ASUCD Court declares divestment resolution unconstitutional

ASUCD Court declares divestment resolution unconstitutional

The ASUCD Court has found the ASUCD senate’s endorsement of divestment unconstitutional, according a majority opinion released Feb. 23.

Senate Resolution #9 (SR9), which urged the University of California (UC) Regents to divest from corporations affiliated with Israel, was repealed on the basis of a new court standard requiring “politicised resolutions” to “explicitly state and prove [their] impact to student welfare…” Relative to this standard, the court determined that SR9 was not sufficiently “student focused”.

Article IV of the ASUCD Student Bill of Rights allows senate to pass legislation to “express the opinions of the ASUCD on matters concerning student welfare…” Legislation of this type can only pass by a majority vote.

Senate passed SR9 with an 8-2-2 vote on Jan. 29. Over 550 members of the public were present for the vote.

Marcelle Obeid, co-author of SR9 and President of the campus chapter of Students for Justice in Palestine, said that divestment supporters have not been discouraged by the majority opinion.

“It’s a minor hit to us because, symbolically, the school still did vote to divest from these corporations,” Obeid said. “So we still see it as a big win.”

The majority opinion indicated that the court would not “rescind any official action” taken between the passage of SR9 and the Feb. 18 court hearing in which the court deemed the resolution unconstitutional. As such, the submission of SR9 to the University of California Student Association (UCSA) will not be affected.

However, Obeid indicated that a coalition of divestment supporters would file an appeal. That appeal is currently being assembled by UC Davis School of Law student Mai Sartawi.

The coalition will also be proposing an amendment to the ASUCD Constitution in an attempt to protect the First Amendment rights of the members of all social movements.

“It would be very easy for opponents of [future movements] to do something similar to what they have done to us, which is find a bylaw and rule [their resolution] unconstitutional,” said Obeid. “When you, in turn, deny our vote… you are actually silencing student voices.”

The court stated in its majority opinion that senate may pass another resolution recommending divestment so long as the new resolution demonstrates that divestment will impact student welfare.

Some ASUCD officials voiced concerns regarding the ultimate institutional impact of “politicised resolutions” on the Association.

Vice President Maxwell Kappes questioned the value of such resolutions on the basis that they repel some students from ASUCD.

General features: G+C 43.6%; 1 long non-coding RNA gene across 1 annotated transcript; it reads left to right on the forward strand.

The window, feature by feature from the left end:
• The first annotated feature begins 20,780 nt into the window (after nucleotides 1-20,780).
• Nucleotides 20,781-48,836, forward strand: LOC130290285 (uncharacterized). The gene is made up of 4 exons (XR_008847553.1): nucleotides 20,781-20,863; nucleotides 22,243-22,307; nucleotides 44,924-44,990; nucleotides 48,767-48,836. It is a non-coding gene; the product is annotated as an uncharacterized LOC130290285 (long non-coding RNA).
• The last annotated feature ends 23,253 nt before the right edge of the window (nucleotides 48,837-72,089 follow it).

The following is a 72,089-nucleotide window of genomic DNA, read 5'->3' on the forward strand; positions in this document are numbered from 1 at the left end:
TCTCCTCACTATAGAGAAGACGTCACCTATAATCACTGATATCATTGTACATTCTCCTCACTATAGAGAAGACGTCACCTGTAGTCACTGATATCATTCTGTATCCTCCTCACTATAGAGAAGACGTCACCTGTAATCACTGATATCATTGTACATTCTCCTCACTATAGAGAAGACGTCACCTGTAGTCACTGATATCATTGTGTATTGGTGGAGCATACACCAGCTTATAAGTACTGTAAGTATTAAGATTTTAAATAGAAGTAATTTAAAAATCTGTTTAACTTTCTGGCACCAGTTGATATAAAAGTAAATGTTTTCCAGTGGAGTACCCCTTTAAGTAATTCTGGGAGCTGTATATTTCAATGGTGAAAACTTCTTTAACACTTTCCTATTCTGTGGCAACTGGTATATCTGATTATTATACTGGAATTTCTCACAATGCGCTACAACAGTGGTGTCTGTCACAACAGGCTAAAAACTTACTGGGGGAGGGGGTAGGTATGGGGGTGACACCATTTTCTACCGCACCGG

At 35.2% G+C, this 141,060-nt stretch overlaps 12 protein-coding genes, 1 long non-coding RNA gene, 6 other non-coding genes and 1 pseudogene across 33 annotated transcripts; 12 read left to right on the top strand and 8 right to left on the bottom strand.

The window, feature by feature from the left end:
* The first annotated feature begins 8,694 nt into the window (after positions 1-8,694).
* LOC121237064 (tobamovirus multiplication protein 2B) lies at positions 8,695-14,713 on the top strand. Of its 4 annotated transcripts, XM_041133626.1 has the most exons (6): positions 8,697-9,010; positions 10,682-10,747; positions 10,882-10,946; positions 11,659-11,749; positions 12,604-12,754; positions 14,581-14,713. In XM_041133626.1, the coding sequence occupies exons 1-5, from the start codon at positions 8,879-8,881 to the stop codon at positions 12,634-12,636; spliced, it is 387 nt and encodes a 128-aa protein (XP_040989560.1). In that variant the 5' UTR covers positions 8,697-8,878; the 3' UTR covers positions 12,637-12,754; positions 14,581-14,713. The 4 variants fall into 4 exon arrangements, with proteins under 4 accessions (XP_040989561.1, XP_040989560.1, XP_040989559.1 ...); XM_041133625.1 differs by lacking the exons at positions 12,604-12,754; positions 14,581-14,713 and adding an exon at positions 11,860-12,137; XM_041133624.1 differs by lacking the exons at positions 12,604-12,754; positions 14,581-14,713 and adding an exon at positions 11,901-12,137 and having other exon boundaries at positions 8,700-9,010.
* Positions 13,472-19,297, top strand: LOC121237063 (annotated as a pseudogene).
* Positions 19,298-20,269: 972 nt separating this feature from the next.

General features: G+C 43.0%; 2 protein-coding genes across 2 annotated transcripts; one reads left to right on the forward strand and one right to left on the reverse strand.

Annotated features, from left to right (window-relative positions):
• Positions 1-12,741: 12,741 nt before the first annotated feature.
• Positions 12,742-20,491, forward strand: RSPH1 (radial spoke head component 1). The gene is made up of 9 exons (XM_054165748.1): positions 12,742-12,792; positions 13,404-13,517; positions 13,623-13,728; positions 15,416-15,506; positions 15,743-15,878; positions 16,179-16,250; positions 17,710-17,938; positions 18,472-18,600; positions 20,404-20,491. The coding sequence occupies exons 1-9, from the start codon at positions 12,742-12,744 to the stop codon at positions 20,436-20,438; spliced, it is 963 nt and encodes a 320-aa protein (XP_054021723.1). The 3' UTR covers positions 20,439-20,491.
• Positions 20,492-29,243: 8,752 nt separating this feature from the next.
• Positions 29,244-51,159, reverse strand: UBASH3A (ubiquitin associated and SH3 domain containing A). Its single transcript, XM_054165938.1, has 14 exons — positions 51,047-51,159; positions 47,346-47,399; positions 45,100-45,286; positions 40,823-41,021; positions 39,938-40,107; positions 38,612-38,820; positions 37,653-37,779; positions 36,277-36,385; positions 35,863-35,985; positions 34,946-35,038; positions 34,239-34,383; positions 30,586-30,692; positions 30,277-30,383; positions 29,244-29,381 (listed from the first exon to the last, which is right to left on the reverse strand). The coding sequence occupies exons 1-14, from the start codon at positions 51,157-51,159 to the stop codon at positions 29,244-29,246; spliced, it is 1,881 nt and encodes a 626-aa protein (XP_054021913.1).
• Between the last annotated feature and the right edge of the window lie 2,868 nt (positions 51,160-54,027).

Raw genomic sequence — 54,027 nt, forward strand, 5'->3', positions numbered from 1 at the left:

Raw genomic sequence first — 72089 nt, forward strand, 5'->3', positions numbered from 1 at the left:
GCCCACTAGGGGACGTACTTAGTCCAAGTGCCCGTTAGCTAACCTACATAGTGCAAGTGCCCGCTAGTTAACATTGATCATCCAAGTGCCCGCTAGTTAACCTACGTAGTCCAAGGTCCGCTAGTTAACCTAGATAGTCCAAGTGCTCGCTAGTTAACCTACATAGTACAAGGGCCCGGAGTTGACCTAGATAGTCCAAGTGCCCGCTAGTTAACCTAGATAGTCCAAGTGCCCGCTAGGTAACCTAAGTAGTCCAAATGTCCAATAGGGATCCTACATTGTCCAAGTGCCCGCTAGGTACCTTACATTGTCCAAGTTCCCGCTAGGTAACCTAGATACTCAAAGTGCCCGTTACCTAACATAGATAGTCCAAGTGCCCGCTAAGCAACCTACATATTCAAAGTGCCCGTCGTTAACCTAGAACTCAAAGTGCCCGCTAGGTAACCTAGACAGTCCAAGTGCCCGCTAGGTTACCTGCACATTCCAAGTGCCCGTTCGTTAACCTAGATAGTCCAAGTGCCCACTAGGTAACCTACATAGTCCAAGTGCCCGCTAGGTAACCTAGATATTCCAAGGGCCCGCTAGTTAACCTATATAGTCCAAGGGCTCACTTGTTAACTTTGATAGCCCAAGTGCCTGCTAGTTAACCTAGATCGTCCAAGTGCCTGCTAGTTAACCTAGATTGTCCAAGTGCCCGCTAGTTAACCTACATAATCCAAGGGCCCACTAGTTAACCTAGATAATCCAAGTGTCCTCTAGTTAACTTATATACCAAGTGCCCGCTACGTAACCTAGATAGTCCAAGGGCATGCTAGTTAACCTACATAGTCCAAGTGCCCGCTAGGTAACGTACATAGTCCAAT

“I think they’re a net negative on the Association, because I’ve met many people who feel alienated from it because of this,” Kappes said. “I almost didn’t run for vice president because of this–because I just didn’t want to deal with divestment.”

For similar reasons, Senator Amelia Helland stated that she wholeheartedly supports the majority opinion.

“I just don’t want more legislation [like SR9] to come through ASUCD,” Helland said. “It just leads to a hot mess of people hurting each others’ feelings and it’s not conducive to a safe campus climate.”

Obeid disclosed that divestment supporters will additionally propose an ASUCD vote of no confidence in the UC Regents.

Although ultimately inconsequential to the ruling at hand, the court also set several other precedents in its majority opinion of Mitchell v. ASUCD Senate.

Firstly, the court determined that student welfare encompasses more than the four components defined in Spurgeon et. Mercy v. Ponce et Craemer—education, rights, safety and resources.

Secondly, the court concluded that issues need not “affect and be agreed upon” by every student to be considered a matter of student welfare, explaining that requiring a resolution to “affect every single individual student is an unreasonable standard…” Further, the court decided that, “in certain situations, matters of personal welfare can become issues of student welfare.”

Thirdly, the court declared that protections promised by the ASUCD Bill of Rights extend to off-campus incidents.

The final precedent addressed the court’s concern about the fact that senate resolutions ignoring minority viewpoints have nonetheless beared the “ASUCD” name.

The court mandated that senate label “politicised resolutions” as representing the perspective of senate, and not that of the Association as a whole. As stated in the majority opinion, “[t]his implies that while a majority of the elected representatives may agree with the resolution, individual students or student groups may still disagree.”

This mandate will hold until senate resolves inconsistencies between ASUCD’s Constitution and Bylaws.

A detailed account of the court’s reasoning can be found in the majority opinion of Mitchell v. ASUCD Senate, which is available online at

Photo by Jian Gelvezon.

Story updated on March. 3.